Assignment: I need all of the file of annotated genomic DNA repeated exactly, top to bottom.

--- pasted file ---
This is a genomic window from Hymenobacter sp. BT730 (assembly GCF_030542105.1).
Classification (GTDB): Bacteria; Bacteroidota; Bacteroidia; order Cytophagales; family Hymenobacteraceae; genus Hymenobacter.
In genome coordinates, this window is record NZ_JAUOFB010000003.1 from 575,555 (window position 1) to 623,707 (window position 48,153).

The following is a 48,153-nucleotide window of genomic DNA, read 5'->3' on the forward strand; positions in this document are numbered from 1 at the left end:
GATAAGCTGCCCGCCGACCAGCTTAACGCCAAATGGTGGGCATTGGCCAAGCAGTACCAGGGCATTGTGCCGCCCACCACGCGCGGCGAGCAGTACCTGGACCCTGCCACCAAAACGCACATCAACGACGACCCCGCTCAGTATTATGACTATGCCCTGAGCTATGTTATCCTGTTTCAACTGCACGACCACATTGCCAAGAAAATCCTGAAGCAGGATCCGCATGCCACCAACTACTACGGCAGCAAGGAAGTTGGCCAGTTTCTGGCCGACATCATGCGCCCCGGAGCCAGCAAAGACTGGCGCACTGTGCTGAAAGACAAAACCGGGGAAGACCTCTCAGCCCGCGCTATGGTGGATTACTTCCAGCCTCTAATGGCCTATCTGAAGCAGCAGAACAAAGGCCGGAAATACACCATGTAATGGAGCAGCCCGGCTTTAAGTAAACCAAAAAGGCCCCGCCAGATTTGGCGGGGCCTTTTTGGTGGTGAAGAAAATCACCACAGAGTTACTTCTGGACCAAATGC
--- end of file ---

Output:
This is a genomic window from Hymenobacter sp. BT730 (assembly GCF_030542105.1).
Classification (GTDB): Bacteria; Bacteroidota; Bacteroidia; order Cytophagales; family Hymenobacteraceae; genus Hymenobacter.
In genome coordinates, this window is record NZ_JAUOFB010000003.1 from 575,555 (window position 1) to 623,707 (window position 48,153).

The following is a 48,153-nucleotide window of genomic DNA, read 5'->3' on the forward strand; positions in this document are numbered from 1 at the left end:
GATAAGCTGCCCGCCGACCAGCTTAACGCCAAATGGTGGGCATTGGCCAAGCAGTACCAGGGCATTGTGCCGCCCACCACGCGCGGCGAGCAGTACCTGGACCCTGCCACCAAAACGCACATCAACGACGACCCCGCTCAGTATTATGACTATGCCCTGAGCTATGTTATCCTGTTTCAACTGCACGACCACATTGCCAAGAAAATCCTGAAGCAGGATCCGCATGCCACCAACTACTACGGCAGCAAGGAAGTTGGCCAGTTTCTGGCCGACATCATGCGCCCCGGAGCCAGCAAAGACTGGCGCACTGTGCTGAAAGACAAAACCGGGGAAGACCTCTCAGCCCGCGCTATGGTGGATTACTTCCAGCCTCTAATGGCCTATCTGAAGCAGCAGAACAAAGGCCGGAAATACACCATGTAATGGAGCAGCCCGGCTTTAAGTAAACCAAAAAGGCCCCGCCAGATTTGGCGGGGCCTTTTTGGTGGTGAAGAAAATCACCACAGAGTTACTTCTGGACCAAATGC